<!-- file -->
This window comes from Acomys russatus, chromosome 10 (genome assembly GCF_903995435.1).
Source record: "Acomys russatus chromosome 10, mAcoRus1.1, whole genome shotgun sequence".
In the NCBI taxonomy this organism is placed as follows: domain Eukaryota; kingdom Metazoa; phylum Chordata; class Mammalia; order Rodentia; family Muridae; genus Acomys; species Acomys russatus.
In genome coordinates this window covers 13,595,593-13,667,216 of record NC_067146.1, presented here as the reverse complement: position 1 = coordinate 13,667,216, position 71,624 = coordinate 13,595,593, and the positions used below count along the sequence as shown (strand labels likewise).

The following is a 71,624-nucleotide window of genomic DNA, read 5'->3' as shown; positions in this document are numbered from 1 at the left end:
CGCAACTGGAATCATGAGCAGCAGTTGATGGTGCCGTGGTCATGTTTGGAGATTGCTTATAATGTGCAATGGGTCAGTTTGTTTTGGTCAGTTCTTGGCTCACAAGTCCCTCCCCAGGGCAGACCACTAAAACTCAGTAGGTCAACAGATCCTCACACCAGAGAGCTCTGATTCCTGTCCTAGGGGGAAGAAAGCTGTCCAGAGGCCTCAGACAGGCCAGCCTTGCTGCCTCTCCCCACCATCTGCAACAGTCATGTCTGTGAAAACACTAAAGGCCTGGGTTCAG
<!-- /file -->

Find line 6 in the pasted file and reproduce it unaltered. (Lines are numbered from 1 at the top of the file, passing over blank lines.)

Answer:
CGCAACTGGAATCATGAGCAGCAGTTGATGGTGCCGTGGTCATGTTTGGAGATTGCTTATAATGTGCAATGGGTCAGTTTGTTTTGGTCAGTTCTTGGCTCACAAGTCCCTCCCCAGGGCAGACCACTAAAACTCAGTAGGTCAACAGATCCTCACACCAGAGAGCTCTGATTCCTGTCCTAGGGGGAAGAAAGCTGTCCAGAGGCCTCAGACAGGCCAGCCTTGCTGCCTCTCCCCACCATCTGCAACAGTCATGTCTGTGAAAACACTAAAGGCCTGGGTTCAG